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Most states require proof of insurance or financial responsibility in order to register your vehicle and get your tags, but seven states do not require it for registration.
Those states are Arizona, Mississippi, New Hampshire, North Dakota, Tennessee, Washington and Wisconsin.
All states except for New Hampshire require basic liability coverage to operate a vehicle.
Is proof of insurance necessary to register a vehicle?
Most states require you to get car insurance first before you can register your car. Even in states that don't, you'll still need a car insurance policy with minimum coverage before you can drive in that state.
Proof of Insurance is Required
Allows Online Renewals?
|Alabama||Before Registration||Yes — Certain Counties|
|Delaware||Before Registration||No, but does offer drive-thru renewals|
|Georgia||Before Registration||Yes — Certain Counties|
New Hampshire is the only state that does not require liability insurance to operate a car. However, the state does require proof of financial responsibility, which means that drivers must prove they could cover the cost of an accident if they cause one. Most New Hampshire drivers achieve this by purchasing liability insurance anyway. See the table below to find out when your state requires proof of insurance.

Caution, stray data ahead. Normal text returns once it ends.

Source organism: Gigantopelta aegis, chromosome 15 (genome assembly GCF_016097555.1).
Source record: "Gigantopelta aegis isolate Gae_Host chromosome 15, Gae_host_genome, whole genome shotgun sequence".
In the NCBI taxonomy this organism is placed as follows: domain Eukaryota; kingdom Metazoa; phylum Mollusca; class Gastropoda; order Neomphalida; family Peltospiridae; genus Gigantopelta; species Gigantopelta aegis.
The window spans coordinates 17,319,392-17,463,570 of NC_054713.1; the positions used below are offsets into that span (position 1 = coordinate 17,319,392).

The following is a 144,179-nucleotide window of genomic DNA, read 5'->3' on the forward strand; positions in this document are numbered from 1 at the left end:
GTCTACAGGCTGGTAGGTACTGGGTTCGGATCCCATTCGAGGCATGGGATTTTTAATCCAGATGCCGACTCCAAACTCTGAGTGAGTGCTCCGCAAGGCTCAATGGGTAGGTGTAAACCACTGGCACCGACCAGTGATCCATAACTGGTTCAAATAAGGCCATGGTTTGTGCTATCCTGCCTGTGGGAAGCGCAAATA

Most states offer an online renewal system that eliminates the need for a trip to the DMV. Drivers must renew their registration every 1 to 5 years, depending on the state and the year of their vehicle. Newer vehicles tend to require renewals less frequently since their engines were built to comply with higher emissions standards.
Many states let you sign up online for an automatic reminder of when it's time for your next renewal. All states except New Hampshire require current liability insurance in order to renew your registration. See the table below to find your state's online renewal information.
What happens if I let my insurance expire?
Driving without insurance is a misdemeanor offense that can lead to fines and even jail sentences in repeat cases. If you let your insurance policy lapse, your registration will eventually be suspended. In some states, this occurs if you're caught with expired insurance, such as when you're pulled over for speeding. In states with an electronic filing system, your insurance provider will alert your state's DMV as soon as your policy has lapsed, and you'll receive a notice to renew your insurance in order to maintain registration.